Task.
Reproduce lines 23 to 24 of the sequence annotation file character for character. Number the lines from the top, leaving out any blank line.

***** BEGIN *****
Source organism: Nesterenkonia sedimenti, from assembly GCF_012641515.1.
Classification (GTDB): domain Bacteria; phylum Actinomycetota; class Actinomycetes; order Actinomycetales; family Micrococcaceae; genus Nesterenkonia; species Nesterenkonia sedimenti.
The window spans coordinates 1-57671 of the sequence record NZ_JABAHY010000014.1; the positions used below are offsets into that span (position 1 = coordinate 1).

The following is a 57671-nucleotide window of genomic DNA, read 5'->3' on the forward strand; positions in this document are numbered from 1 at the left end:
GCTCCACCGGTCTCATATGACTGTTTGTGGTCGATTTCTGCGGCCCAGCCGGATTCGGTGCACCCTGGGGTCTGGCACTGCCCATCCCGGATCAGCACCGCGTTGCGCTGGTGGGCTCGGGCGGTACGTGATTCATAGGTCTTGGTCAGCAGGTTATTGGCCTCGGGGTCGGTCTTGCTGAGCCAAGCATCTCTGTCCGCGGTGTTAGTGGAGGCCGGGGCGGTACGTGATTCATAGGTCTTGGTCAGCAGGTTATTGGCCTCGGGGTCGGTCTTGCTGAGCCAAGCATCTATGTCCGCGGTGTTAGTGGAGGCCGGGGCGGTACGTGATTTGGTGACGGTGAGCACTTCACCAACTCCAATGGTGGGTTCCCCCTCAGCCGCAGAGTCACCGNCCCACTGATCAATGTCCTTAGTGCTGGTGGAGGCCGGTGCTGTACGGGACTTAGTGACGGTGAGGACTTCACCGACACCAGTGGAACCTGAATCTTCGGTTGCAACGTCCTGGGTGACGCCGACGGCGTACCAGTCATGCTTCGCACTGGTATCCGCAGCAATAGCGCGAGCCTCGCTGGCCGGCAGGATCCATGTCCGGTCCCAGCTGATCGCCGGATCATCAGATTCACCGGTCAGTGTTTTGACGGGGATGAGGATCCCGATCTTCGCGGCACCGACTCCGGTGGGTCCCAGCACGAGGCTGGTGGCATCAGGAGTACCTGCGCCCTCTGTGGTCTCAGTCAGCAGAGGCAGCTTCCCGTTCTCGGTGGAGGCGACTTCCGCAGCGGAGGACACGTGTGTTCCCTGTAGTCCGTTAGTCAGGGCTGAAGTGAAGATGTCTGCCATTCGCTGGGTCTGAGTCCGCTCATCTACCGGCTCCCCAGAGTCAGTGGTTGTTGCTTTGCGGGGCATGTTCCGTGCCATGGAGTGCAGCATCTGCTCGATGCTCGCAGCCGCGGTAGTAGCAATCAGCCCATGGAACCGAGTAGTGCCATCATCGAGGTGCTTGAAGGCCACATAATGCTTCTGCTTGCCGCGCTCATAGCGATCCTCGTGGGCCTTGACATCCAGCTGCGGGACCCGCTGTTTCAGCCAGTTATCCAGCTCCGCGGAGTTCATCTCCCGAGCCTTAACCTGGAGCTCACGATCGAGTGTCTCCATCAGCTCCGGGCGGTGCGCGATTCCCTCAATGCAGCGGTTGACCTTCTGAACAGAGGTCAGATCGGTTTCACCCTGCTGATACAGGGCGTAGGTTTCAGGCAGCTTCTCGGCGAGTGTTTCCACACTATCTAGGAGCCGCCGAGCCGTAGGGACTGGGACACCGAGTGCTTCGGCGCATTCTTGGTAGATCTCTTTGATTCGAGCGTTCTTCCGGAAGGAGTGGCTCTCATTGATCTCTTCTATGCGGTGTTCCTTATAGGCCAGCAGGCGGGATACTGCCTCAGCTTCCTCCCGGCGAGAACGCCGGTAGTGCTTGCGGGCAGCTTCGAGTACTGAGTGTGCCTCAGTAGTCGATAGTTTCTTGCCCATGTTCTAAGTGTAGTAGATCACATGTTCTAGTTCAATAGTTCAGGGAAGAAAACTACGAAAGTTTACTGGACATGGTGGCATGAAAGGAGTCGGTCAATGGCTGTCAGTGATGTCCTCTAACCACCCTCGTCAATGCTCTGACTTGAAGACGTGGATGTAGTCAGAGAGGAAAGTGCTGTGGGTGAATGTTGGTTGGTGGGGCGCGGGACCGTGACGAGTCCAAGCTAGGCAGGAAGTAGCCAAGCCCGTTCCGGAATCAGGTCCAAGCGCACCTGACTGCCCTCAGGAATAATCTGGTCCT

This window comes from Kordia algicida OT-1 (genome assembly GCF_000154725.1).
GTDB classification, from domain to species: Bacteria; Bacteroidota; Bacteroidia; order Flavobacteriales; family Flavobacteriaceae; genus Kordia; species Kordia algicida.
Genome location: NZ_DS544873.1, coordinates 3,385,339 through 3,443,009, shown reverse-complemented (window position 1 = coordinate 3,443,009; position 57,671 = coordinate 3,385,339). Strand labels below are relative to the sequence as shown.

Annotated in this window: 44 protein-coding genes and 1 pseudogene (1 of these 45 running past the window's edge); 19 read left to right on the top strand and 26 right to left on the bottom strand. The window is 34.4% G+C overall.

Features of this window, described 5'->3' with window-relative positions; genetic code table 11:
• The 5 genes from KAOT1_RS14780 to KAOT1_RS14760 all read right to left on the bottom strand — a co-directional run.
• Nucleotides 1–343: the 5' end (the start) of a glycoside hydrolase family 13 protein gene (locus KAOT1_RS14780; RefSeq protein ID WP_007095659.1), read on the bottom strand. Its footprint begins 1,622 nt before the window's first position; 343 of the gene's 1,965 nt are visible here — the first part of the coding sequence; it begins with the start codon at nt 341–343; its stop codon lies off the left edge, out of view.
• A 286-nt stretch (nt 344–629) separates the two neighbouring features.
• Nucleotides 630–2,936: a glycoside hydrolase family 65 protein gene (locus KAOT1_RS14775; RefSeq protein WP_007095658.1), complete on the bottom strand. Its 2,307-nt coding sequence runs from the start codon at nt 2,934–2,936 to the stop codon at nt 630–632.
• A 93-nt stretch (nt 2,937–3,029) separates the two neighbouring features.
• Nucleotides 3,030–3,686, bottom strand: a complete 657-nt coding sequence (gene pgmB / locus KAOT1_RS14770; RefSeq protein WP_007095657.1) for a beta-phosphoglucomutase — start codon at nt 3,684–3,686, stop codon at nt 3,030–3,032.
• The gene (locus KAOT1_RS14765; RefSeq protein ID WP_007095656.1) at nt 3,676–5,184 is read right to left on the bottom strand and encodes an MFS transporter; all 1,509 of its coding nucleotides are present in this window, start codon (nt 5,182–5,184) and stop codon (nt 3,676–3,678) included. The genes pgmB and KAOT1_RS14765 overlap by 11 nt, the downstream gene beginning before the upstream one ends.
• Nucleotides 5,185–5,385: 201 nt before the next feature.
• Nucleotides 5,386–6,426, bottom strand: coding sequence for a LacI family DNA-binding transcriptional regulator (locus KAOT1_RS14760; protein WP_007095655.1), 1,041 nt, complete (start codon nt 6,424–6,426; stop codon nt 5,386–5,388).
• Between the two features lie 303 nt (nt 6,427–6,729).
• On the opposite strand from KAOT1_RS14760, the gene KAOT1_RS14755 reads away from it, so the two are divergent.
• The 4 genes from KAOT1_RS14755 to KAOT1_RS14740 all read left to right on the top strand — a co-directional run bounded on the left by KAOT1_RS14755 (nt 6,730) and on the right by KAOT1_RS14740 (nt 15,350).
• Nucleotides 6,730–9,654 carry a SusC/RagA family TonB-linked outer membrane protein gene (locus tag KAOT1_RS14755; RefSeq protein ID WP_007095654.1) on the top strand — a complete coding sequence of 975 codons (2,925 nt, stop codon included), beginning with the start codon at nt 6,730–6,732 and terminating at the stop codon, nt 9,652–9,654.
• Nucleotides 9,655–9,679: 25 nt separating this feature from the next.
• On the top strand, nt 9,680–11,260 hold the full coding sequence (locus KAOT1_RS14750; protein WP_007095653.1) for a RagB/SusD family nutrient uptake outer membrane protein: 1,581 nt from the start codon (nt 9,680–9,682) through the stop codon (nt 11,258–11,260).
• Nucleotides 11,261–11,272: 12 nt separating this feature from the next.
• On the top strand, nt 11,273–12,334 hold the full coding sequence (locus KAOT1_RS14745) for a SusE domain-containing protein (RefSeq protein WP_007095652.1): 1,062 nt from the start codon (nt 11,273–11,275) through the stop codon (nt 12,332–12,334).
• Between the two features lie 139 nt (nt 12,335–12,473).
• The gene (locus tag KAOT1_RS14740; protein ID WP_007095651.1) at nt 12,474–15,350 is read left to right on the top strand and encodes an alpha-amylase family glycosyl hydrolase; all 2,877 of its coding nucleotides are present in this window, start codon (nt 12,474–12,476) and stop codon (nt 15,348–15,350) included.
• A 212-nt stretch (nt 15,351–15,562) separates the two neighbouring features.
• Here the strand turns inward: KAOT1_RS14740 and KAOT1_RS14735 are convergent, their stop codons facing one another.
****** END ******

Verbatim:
• Nucleotides 6,730–9,654 carry a SusC/RagA family TonB-linked outer membrane protein gene (locus tag KAOT1_RS14755; RefSeq protein ID WP_007095654.1) on the top strand — a complete coding sequence of 975 codons (2,925 nt, stop codon included), beginning with the start codon at nt 6,730–6,732 and terminating at the stop codon, nt 9,652–9,654.
• Nucleotides 9,655–9,679: 25 nt separating this feature from the next.